U.S. judge signals he may order more Abu Ghraib photo

A federal judge signaled on Wednesday he may order the U.S. government to release as many as 2,000 photographs depicting the alleged harsh treatment of detainees in U.S. custody at the Abu Ghraib prison in Iraq and other sites.
U.S. District Judge Alvin Hellerstein in New York ruled the U.S. Department of Defense had failed to show why releasing the photographs would endanger the lives of American soldiers and workers abroad.
He also said former Defense Secretary Leon Panetta apparently had not considered each individual photograph before determining in late 2012 that allof them should remain secret.

Lest We Forget: the horrifying images from Abu-Ghraib Prison in Iraq

 It was on the evening of Wednesday, April 28 that CBS’s 60 Minutes first broke the news that shocked the nation and the entire world. They had obtained 8 exclusive photographs of prisoners detained in Abu Ghraib prison in Baghdad, Iraq being physically and sexually abused by none other than United States military personnel, and the question on everyone’s mind was whether or not this was official U.S. policy, or was it just a couple of soldiers “gone rogue.”

These photographs came to light only because a member of the 372nd Military Police Company, Spc. Sabrina Harmon, took pictures of the torture they inflicted and sent them to friends back home in an apparent attempt to boast about how “tough” she was being with these “terrorists.” Of course, in reality the U.S. military’s victims in this case weren’t “terrorists” at all. According to the military’s own intelligence, which was in turn relayed to the International Red Cross, up to 90% of all inmates interned in U.S. occupational prisons in Iraq,

 

 

Towards accountability and justice

Iraq’s recent history includes two far reaching events: the UN sanctions imposed on Iraq in 1990 and the 2003 US invasion and subsequent occupation. Together with a coalition of NGOs, research centers and universities from Iraq and throughout the world, GICJ documents human rights violations that took place in Iraq, and reports them to bodies of the United Nations such as the Human Rights Council. The aim of the process is to achieve justice for victims through all possible legal means and to prevent impunity for the perpetrators and stop similar violations. 

Human Rights Violations in Iraq

Struan Stevenson MEP
President of the European Parliament’s Delegation for Relations with Iraq

Saturday, 11th May 2013

News agencies across the globe have carried horrific images of the dead bodies of unarmed protestors massacred by Iraqi government forces in the Sunni enclave of Hawija on 23rd April. Videos showed the desecration of the corpses of those killed and the wounded left lying in the streets. These troubling images have created fear and consternation in Iraq and left the wider world- community reeling in shock at the renewed chaos and violence in Iraq. The massacre allegedly carried out on the direct instructions of Iraqi Prime Minister Nouri al-Maliki, led to the deaths of 70 innocent people, with a further 270 seriously injured. Since the Hawija massacre, attacks on other protests and demonstrations have continued and protesters have been systematically assassinated.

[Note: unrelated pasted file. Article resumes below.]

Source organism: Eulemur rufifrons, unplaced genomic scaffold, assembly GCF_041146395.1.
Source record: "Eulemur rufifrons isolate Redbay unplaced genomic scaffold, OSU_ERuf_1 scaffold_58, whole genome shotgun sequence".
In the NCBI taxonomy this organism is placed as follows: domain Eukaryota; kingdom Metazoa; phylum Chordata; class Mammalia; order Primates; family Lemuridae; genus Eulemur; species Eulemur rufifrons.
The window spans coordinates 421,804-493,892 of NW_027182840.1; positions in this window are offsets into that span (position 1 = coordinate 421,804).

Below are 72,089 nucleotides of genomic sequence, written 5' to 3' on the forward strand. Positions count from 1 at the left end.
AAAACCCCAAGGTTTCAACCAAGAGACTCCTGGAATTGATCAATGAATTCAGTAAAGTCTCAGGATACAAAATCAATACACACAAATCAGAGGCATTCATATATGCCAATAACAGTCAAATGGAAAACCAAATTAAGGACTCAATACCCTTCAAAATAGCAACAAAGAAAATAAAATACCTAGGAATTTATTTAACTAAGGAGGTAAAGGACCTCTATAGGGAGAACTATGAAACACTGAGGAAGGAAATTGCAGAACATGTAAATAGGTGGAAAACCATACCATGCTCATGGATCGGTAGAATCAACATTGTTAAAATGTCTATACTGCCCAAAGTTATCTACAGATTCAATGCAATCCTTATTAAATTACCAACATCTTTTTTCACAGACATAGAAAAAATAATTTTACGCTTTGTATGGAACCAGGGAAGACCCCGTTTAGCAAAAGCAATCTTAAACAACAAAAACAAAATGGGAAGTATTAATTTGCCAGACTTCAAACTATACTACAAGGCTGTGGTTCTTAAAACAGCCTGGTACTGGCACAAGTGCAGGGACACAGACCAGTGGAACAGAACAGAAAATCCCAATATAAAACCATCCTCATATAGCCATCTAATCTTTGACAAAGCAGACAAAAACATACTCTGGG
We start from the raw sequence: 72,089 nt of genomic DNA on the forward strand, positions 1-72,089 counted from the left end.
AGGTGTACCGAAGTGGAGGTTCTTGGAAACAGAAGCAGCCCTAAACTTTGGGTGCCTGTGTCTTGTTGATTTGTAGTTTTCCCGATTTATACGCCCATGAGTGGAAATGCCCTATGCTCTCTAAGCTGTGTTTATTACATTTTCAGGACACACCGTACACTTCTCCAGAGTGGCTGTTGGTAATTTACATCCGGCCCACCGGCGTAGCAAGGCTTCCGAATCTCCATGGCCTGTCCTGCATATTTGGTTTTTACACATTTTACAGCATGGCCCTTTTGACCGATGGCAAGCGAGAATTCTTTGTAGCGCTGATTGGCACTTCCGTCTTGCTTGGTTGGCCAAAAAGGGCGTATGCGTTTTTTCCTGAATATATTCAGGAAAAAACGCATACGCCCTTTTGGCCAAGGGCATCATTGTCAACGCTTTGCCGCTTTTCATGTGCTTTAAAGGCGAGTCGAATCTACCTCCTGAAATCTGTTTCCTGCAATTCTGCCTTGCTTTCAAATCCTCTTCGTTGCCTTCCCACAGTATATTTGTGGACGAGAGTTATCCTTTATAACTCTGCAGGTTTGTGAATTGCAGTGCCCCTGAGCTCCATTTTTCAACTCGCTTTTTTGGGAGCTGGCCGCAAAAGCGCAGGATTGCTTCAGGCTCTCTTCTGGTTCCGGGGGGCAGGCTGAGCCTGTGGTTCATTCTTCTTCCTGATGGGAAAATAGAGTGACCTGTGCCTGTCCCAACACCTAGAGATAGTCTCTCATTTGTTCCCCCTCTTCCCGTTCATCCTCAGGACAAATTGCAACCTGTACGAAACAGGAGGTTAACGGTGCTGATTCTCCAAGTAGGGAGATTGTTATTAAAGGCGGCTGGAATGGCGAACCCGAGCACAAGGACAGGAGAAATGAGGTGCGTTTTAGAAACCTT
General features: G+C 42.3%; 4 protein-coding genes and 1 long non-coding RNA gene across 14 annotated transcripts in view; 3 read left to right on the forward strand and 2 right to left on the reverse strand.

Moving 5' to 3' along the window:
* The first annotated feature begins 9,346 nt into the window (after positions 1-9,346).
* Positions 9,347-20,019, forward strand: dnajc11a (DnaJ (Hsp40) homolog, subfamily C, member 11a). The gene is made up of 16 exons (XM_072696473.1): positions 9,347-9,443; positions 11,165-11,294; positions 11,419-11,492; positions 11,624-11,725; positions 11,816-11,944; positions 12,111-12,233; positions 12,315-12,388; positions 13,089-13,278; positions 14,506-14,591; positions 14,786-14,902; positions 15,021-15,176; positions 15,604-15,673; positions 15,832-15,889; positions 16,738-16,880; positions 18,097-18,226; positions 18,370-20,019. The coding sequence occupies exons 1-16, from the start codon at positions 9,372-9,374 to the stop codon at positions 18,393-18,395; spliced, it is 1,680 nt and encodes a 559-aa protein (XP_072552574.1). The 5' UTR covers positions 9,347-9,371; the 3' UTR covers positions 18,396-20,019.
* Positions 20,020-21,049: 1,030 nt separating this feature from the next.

HUMAN RIGHTS IN IRAQ

Since the Arab Spring began, Iraqi security forces have clamped down violently against peaceful demonstrators who demanded better services and an end to corruption. Since late 2011, authorities have curtailed demonstrations by flooding Baghdad’s weekly protests with pro-government supporters and undercover security agents. Iraq remains exceptionally dangerous for journalists, with security forces routinely threatening or even beating and arresting media workers. Authorities also confiscate or destroy their equipment. Armed groups kill hundreds of civilians and security forces every year. Abusers are rarely brought to justice for violating the rights of Iraq's most vulnerable citizens – women and girls, minorities, members the LBGT community, and detainees

World Report 2014: Iraq | Human Rights Watch

Human rights conditions in Iraq continued to deteriorate in 2013. Security dramatically declined as sectarian tensions deepened. Al Qaeda in Iraq and other insurgent groups emboldened by the Syrian conflict and Iraq’s political crisis carried out nearly daily attacks against civilians, making 2013 the bloodiest of the last five years. Suicide attacks, car bombs, and assassinations became more frequent and lethal, killing more than 3,000 people and injuring more than 7,000 between May and August alone.

Reed Brody, Human Rights Watch: Media's Countdown to War in Iraq

Uploaded on Feb 16, 2012

Reed Brody, Human Rights Watch, Lawyer
Interviewed on July 2nd, 2004
Transcript at http://echochamberproject.com/brody

WikiLeaks WAR LIES (USA Soliders Declaration and Iraq Intelligence Declaration)

Published on Nov 20, 2014

WARNING Graphic War Footage
USA Soliders Declaration and Iraq Intelligence Declaration (Hussein Ali Kamal)

Inside Blackwater: Iraq's Most Controversial Private Military Contractor

 

US-trained death squads' organized torture sites across Iraq

Published time: April 08, 2013 23:25

 After one year in Iraq the US government secretly enlisted retired Special Forces operatives to train Shia militia in the art of torture and other war crimes that fueled the Iraqi civil war, according to a new report.